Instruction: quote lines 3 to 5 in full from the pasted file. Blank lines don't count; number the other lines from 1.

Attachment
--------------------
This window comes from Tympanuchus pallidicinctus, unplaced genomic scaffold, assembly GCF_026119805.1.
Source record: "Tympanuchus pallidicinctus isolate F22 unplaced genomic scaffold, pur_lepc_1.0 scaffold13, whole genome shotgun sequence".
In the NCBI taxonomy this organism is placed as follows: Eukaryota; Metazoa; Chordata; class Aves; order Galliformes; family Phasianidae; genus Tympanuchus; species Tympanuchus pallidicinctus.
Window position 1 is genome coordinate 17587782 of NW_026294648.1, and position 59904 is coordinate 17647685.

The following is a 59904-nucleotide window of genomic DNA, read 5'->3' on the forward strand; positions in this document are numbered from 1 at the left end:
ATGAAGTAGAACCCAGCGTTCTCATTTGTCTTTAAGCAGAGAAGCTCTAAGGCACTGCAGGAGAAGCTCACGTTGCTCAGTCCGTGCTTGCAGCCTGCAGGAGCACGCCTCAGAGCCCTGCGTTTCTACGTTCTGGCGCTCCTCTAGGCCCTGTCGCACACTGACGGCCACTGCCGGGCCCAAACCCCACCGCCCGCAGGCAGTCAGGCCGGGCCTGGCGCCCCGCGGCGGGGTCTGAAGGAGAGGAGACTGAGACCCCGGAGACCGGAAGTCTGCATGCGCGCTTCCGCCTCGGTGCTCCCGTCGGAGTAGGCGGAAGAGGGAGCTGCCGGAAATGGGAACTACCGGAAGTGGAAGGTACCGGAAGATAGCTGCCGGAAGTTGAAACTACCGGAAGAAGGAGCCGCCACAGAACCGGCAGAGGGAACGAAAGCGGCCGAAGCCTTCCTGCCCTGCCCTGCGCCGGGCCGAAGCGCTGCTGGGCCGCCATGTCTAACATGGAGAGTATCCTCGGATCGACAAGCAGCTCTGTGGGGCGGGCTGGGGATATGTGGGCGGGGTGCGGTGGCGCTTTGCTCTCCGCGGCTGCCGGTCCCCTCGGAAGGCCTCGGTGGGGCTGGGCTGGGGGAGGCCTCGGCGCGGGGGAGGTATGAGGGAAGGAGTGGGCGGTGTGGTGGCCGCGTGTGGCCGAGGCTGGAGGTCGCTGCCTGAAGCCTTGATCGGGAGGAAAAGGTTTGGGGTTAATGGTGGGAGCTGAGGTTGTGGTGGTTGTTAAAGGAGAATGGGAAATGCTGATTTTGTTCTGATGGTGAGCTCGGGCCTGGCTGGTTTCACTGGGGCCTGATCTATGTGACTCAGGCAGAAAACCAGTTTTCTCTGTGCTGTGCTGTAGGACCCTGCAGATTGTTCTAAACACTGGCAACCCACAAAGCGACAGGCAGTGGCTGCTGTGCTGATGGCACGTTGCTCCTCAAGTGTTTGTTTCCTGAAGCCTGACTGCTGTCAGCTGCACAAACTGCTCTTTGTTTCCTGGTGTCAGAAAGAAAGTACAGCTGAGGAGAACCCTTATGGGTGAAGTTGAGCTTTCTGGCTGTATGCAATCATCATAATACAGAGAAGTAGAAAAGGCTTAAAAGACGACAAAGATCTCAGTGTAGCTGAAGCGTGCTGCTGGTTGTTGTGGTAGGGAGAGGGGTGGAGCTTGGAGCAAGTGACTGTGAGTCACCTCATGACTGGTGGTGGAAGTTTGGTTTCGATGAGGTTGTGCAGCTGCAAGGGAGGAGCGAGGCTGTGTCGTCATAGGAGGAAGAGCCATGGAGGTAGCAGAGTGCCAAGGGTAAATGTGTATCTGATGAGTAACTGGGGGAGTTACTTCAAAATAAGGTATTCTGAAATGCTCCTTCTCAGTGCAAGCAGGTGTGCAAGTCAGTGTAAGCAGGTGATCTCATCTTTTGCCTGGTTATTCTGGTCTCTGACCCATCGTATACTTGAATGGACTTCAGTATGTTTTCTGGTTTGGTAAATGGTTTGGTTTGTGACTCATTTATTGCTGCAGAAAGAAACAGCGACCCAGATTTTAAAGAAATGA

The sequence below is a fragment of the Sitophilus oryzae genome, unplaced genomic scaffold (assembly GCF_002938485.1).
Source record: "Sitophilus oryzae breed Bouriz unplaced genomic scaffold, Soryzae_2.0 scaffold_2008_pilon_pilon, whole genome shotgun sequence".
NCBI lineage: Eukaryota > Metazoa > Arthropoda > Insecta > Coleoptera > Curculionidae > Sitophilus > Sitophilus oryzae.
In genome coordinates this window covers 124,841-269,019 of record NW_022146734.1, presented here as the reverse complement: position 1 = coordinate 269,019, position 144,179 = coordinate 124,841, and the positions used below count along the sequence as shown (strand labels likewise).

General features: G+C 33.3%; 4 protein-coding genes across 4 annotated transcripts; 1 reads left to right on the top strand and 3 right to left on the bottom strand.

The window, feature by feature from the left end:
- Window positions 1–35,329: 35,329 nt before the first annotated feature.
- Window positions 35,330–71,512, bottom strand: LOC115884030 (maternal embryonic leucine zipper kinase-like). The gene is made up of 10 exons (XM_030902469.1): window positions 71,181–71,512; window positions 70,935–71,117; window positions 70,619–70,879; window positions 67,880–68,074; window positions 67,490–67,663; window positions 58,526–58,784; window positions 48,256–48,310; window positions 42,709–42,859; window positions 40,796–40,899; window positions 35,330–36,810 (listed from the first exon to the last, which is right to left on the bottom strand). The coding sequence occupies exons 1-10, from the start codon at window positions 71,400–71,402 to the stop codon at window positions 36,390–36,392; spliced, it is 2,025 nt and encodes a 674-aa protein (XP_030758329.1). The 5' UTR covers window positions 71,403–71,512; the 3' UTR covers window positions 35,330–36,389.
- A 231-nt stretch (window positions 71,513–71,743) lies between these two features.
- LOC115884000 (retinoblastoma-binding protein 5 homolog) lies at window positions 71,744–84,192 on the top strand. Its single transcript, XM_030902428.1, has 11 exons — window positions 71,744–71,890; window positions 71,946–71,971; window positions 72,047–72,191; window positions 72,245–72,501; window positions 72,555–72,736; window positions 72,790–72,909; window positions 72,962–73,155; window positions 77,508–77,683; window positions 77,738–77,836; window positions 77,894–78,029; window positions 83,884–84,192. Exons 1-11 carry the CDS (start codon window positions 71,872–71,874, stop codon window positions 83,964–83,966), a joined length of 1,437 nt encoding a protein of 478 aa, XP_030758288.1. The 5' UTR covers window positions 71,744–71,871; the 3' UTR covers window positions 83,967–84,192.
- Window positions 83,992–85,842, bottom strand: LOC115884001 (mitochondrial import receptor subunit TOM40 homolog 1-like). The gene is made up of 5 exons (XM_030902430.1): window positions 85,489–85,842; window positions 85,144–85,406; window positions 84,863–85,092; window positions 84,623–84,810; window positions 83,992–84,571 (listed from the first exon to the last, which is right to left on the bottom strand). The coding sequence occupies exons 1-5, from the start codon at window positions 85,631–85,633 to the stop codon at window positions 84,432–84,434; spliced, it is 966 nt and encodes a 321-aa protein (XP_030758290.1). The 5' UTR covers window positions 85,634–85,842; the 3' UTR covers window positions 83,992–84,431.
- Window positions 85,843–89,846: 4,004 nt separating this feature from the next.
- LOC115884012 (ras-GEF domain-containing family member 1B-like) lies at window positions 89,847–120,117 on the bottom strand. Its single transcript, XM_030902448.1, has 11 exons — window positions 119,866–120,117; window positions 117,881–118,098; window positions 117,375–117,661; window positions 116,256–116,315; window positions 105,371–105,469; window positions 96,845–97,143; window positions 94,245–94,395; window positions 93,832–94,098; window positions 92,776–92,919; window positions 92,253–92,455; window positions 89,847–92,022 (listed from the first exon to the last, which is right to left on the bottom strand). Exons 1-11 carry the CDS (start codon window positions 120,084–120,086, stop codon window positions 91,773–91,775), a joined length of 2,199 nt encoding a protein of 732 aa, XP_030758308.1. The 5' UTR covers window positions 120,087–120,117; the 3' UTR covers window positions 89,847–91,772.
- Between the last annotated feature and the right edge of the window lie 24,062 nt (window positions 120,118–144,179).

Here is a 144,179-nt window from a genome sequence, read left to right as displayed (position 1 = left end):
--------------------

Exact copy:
In the NCBI taxonomy this organism is placed as follows: Eukaryota; Metazoa; Chordata; class Aves; order Galliformes; family Phasianidae; genus Tympanuchus; species Tympanuchus pallidicinctus.
Window position 1 is genome coordinate 17587782 of NW_026294648.1, and position 59904 is coordinate 17647685.

The following is a 59904-nucleotide window of genomic DNA, read 5'->3' on the forward strand; positions in this document are numbered from 1 at the left end: